WASHINGTON has many faces, all seductive and nearly all reflected, one way or another, in the city’s restaurants. There is imperial Washington, city of monuments and imposing buildings, where the distinctive throb of political power is so different from New York’s money and fashion power. And there’s the neighborly Southern town, a place of green parks, tree-lined streets and Georgian row houses. And then there is international Washington, where the dress code covers everything from saris to sarongs, Mao suits to tribal robes. Restaurant menus stretch around the world from the Middle East to Malaysia and back by way of West Africa, Central America and points in between. Kinkead’s American Brasserie
Kinkead’s, at 2000 Pennsylvania Avenue, sums up many Washingtonian themes. This handsome late-20th-century version of a traditional brasserie, with polished blond wood and brass, gray-green brocade banquettes and etched-glass panels separating the capacious booths, is a friendly, accessible place. Waiters are assured and knowledgeable without being the least bit obsequious. Upstairs is a 150-seat dining room, downstairs a 40-seat cafe that also incorporates a bar. Both are very agreeable, and many selections and prices are the same, though the food is a little more elaborate upstairs.
If you like fried clams, you’ll love the Ipswich, deep-fried in a crisp, tempura-style batter and garnished surprisingly with deep-fried slices of lemon; served as an appetizer upstairs, it is a clam roll in the cafe ($9 for each). Light and delicious, without a trace of grease, these come with a piquant, traditional tartare sauce. Another unusual appetizer is the shrimp and crab pupusa, the Central American thick corn tortilla, crisply toasted and served with an abundance of seafood, avocado and jicama slices and a throat-tickling pickled cabbage relish ($6.50).
Seafood is the focus here, and any fish on the menu may be ordered simply broiled or grilled and served with steamed vegetables — not surprising, since Robert Kinkead, the chef and owner, is a native New Englander. He does an amusing turn on old-fashioned Norman pork or veal a la Vallee d’Auge, substituting sweet, tender scallops for the usual chops, serving them with sauteed apple wedges and chanterelle mushrooms, then deglazing the pan with Calvados and just a touch of cream ($9 as an appetizer).
Meat gets attention at Kinkead’s, too. Among main courses, pork with black beans ($16) was a takeoff on Brazilian feijoada, rich and succulent with soft slices of sweet yam and yucca. Lamb with white beans and rosemary aioli ($18) solves the rare- or well-done problem with a braised shank of fork-tender, well-done meat and slices of grilled leg that are crisp on the outside and juicily rosy in the middle.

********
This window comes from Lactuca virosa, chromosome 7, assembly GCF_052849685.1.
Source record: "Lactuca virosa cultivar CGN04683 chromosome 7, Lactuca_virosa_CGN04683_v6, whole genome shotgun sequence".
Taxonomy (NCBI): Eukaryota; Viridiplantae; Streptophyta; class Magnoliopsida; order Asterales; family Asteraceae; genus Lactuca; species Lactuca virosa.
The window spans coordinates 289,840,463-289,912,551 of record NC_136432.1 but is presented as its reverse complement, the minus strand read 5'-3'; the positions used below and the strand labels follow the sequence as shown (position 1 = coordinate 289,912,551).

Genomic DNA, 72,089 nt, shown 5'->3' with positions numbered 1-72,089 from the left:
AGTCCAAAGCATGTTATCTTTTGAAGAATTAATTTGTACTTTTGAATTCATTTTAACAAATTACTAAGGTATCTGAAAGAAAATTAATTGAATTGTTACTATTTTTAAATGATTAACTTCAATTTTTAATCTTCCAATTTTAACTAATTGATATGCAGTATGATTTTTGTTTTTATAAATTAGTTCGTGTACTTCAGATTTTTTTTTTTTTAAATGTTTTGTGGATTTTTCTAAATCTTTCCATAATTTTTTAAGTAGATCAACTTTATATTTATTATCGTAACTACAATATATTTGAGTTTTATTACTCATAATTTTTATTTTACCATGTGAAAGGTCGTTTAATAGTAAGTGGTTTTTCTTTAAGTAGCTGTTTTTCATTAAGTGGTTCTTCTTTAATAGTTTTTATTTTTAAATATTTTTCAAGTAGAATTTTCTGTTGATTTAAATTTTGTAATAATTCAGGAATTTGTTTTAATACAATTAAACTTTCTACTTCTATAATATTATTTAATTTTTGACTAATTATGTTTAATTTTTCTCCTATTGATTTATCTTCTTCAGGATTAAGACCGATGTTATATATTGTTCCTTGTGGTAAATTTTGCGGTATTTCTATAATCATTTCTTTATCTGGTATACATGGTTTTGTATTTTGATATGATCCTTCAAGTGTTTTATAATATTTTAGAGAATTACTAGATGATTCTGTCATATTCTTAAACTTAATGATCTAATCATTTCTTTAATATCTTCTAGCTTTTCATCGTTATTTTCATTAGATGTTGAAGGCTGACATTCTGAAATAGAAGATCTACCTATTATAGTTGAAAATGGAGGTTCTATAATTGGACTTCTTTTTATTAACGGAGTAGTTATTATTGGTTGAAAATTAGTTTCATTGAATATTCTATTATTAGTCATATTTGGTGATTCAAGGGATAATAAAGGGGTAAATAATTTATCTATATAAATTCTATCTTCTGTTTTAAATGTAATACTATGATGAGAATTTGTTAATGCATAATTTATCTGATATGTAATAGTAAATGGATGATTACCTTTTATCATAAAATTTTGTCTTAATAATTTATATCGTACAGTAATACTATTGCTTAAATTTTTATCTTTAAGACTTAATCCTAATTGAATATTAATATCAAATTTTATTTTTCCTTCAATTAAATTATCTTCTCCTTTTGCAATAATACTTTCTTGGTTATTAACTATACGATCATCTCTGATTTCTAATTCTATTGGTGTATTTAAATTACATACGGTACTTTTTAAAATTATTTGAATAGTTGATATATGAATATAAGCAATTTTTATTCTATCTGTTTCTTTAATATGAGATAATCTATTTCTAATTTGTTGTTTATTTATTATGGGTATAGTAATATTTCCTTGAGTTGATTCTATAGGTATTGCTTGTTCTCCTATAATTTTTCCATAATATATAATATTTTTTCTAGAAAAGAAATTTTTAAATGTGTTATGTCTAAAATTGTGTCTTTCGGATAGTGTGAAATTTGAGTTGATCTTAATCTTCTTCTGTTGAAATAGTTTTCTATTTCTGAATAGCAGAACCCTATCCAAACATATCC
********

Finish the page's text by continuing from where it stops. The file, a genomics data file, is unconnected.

The most outstanding dish on the menu was a crisp whole snapper, dipped in seasoned corn flour and deep-fried in the Chinese manner, with a deliciously crunchy exterior and soft inner flesh. And it was one of the handsomest dishes I’ve encountered — the fish sitting up on its plate, beautifully curled around a little salad of pale cucumber with a dark garnish of spicy Chinese black beans and a prickly soy-wasabi (Japanese horseradish) dipping sauce ($17).
For dessert, three little pots of creamy-silk creme brulee are flavored with caramel, Grand Marnier and chocolate ($6).
The very well-chosen wine list is mostly American. Prices are fair — a 1992 Saintsbury pinot noir from California was an excellent choice at $32. Provence
I had always liked Yannick Cam’s food when he had Le Pavillon on Connecticut Avenue, but the menu failed to reflect the chef’s passion and gusto. With his brand new Provence, which opened at 2401 Pennsylvania Avenue in September, Mr. Cam has shaken off nouvelle cuisine and headed south toward the warm flavors and more casual presentations of the Mediterranean. It is an herby, garlicky, olive-oil-based cuisine, unmistakably French but from a France that draws its inspiration from Spain and Italy as much as — perhaps more than — the canons of haute cuisine.
The menu in the 140-seat restaurant is full of unusual offerings like nettle soup ($6.50) and roast loin of rabbit with sweet potato gnocchi ($18.50). And the food is, on the whole, quite wonderful, gutsy and full of flavor but with that sense of a refined French hand at work in the kitchen, whether on an old-fashioned brandade de morue, a savory mash of salt cod and olive oil ($5.95), or on tiny squid, called totenes, stuffed with a Provencal herb mixture that includes pine nuts and an enchanting touch of lavender ($7).